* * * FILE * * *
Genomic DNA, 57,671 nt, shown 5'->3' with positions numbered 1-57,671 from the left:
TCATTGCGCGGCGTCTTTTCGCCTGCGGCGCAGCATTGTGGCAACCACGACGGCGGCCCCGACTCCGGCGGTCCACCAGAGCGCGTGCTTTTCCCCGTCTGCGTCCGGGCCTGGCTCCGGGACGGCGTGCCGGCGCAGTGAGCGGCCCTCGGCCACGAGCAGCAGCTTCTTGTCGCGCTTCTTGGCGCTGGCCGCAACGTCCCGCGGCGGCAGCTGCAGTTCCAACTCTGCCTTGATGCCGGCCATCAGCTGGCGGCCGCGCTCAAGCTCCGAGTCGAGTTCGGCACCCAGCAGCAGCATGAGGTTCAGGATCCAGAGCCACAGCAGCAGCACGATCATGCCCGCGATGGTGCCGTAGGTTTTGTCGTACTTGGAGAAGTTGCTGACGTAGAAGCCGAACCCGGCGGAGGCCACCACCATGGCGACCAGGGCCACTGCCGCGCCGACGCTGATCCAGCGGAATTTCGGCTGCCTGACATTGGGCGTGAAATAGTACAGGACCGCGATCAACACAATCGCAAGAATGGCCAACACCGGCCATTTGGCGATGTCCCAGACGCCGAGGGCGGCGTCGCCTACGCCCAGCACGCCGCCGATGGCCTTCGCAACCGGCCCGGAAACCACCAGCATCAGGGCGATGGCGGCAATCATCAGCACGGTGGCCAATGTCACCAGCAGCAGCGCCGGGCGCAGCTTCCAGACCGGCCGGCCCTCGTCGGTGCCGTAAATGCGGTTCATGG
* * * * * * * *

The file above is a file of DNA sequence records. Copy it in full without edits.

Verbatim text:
Genomic DNA, 57,671 nt, shown 5'->3' with positions numbered 1-57,671 from the left:
TCATTGCGCGGCGTCTTTTCGCCTGCGGCGCAGCATTGTGGCAACCACGACGGCGGCCCCGACTCCGGCGGTCCACCAGAGCGCGTGCTTTTCCCCGTCTGCGTCCGGGCCTGGCTCCGGGACGGCGTGCCGGCGCAGTGAGCGGCCCTCGGCCACGAGCAGCAGCTTCTTGTCGCGCTTCTTGGCGCTGGCCGCAACGTCCCGCGGCGGCAGCTGCAGTTCCAACTCTGCCTTGATGCCGGCCATCAGCTGGCGGCCGCGCTCAAGCTCCGAGTCGAGTTCGGCACCCAGCAGCAGCATGAGGTTCAGGATCCAGAGCCACAGCAGCAGCACGATCATGCCCGCGATGGTGCCGTAGGTTTTGTCGTACTTGGAGAAGTTGCTGACGTAGAAGCCGAACCCGGCGGAGGCCACCACCATGGCGACCAGGGCCACTGCCGCGCCGACGCTGATCCAGCGGAATTTCGGCTGCCTGACATTGGGCGTGAAATAGTACAGGACCGCGATCAACACAATCGCAAGAATGGCCAACACCGGCCATTTGGCGATGTCCCAGACGCCGAGGGCGGCGTCGCCTACGCCCAGCACGCCGCCGATGGCCTTCGCAACCGGCCCGGAAACCACCAGCATCAGGGCGATGGCGGCAATCATCAGCACGGTGGCCAATGTCACCAGCAGCAGCGCCGGGCGCAGCTTCCAGACCGGCCGGCCCTCGTCGGTGCCGTAAATGCGGTTCATGG